This Comment proceeds in three parts. Part II focuses on the history of desegregation in schools, specifically analyzing Brown v. Board of Education and how states have continued to keep schools segregated through overidentification of minorities in special education classes. It also examines IDEA and how IDEA allows bias to creep into identification of children with emotional or intellectual disabilities. Part III discusses how states currently address the problem of overidentification and the Department of Education’s role in preventing overidentification. Part III also discusses the high bar the court sets for finding significant disproportionality of minorities in special education classes, as evidenced in Blunt v. Lower Merion School District. Lastly, Part IV proposes a nationwide standard for defining significant disproportionality, addresses states’ concerns, and concludes.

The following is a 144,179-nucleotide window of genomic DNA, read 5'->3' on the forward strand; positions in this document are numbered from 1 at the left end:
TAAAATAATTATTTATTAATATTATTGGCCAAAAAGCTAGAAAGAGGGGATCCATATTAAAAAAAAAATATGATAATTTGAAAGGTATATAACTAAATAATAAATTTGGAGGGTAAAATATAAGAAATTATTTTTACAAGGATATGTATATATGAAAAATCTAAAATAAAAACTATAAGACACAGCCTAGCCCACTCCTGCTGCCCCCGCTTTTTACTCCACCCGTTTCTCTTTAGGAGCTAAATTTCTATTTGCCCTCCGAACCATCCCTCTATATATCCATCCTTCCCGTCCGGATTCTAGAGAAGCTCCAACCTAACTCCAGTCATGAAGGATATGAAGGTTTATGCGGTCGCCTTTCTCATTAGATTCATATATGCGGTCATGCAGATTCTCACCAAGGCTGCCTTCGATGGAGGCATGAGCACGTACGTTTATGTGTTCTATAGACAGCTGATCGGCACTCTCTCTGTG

A Better IDEA: Implementing a Nationwide Definition for Significant Disproportionality to Combat Overrepresentation of Minority Students in Special Education,
San Diego L. Rev.
Available at: https://digital.sandiego.edu/sdlr/vol52/iss4/9